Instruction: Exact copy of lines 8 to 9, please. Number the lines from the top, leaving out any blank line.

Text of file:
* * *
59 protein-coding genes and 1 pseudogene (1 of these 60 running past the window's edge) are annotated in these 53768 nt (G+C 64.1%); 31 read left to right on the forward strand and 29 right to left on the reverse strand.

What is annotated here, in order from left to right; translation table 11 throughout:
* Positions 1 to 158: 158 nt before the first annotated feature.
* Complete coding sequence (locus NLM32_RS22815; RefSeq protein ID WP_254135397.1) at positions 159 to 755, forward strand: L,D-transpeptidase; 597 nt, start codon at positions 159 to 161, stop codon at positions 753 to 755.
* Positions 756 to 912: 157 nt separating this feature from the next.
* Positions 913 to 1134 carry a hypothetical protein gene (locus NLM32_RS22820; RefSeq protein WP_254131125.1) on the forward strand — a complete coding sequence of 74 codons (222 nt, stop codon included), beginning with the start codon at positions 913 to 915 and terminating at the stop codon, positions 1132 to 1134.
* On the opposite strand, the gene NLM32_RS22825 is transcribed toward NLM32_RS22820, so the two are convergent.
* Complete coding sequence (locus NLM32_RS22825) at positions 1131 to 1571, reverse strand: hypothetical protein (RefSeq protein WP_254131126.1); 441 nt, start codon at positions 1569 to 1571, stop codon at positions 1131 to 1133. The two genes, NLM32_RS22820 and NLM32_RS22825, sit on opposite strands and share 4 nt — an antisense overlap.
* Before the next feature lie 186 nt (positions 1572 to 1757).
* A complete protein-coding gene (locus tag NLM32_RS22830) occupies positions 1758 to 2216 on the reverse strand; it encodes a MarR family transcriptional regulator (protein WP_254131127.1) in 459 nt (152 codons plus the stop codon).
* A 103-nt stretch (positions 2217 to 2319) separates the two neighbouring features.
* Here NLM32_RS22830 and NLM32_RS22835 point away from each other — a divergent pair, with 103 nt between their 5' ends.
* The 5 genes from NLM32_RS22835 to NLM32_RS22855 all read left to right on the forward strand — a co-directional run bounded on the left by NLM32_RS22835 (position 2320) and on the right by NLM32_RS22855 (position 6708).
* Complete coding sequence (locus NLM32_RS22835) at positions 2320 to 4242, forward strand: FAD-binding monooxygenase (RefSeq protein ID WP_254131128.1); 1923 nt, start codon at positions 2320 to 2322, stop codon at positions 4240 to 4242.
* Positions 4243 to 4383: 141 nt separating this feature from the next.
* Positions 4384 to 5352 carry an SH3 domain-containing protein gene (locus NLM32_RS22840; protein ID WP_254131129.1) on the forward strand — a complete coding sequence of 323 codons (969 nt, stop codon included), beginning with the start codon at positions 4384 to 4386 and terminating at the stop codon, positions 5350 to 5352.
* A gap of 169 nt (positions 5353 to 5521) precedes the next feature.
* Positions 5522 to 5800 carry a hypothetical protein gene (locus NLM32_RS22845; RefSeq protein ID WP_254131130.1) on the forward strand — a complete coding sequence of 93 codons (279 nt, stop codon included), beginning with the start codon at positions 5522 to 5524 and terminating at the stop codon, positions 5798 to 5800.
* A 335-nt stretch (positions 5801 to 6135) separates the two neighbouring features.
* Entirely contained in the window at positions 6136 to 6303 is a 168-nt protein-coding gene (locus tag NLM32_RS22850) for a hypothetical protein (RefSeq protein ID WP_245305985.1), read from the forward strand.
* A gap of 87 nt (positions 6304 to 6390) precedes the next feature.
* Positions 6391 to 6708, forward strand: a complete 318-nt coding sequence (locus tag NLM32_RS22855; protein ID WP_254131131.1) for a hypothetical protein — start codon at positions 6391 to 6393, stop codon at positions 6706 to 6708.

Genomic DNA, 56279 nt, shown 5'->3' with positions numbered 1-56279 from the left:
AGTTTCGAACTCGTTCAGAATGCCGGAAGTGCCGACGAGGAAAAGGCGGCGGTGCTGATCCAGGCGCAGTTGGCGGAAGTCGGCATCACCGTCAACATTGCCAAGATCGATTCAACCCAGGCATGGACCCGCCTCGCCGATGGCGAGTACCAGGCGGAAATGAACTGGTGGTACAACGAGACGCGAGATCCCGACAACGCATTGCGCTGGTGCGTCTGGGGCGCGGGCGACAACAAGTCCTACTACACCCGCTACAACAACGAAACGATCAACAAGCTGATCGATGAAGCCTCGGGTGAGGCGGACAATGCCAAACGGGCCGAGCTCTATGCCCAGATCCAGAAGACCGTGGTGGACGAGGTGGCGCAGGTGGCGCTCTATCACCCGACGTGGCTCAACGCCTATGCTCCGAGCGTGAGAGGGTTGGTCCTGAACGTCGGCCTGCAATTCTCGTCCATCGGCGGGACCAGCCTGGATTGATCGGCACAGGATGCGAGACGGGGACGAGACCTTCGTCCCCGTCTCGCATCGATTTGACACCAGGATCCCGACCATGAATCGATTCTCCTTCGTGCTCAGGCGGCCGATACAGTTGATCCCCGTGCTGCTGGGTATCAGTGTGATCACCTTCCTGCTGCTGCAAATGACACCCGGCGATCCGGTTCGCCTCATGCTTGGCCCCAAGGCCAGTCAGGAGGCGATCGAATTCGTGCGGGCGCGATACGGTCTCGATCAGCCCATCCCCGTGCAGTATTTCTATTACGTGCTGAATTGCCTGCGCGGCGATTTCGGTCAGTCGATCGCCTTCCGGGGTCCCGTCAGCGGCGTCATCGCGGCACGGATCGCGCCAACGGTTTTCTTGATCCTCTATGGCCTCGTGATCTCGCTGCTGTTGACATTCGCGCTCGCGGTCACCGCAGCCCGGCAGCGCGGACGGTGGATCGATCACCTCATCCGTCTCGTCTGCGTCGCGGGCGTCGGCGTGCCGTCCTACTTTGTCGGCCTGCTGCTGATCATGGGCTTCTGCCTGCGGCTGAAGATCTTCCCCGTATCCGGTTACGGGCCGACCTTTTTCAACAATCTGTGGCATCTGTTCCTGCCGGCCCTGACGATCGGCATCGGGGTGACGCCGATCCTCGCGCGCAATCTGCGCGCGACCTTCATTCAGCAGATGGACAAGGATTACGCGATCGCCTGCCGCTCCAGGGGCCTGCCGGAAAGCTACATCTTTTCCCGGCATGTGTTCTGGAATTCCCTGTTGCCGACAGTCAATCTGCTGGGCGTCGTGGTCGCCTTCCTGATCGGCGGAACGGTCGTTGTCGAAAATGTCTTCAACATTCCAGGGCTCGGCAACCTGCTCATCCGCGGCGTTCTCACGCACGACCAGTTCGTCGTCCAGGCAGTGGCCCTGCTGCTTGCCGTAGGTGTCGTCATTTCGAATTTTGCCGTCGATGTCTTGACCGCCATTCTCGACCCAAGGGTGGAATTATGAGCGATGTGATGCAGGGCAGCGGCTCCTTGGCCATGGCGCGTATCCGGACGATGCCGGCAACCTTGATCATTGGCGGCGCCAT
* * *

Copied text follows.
* Complete coding sequence (locus NLM32_RS22825) at positions 1131 to 1571, reverse strand: hypothetical protein (RefSeq protein WP_254131126.1); 441 nt, start codon at positions 1569 to 1571, stop codon at positions 1131 to 1133. The two genes, NLM32_RS22820 and NLM32_RS22825, sit on opposite strands and share 4 nt — an antisense overlap.
* Before the next feature lie 186 nt (positions 1572 to 1757).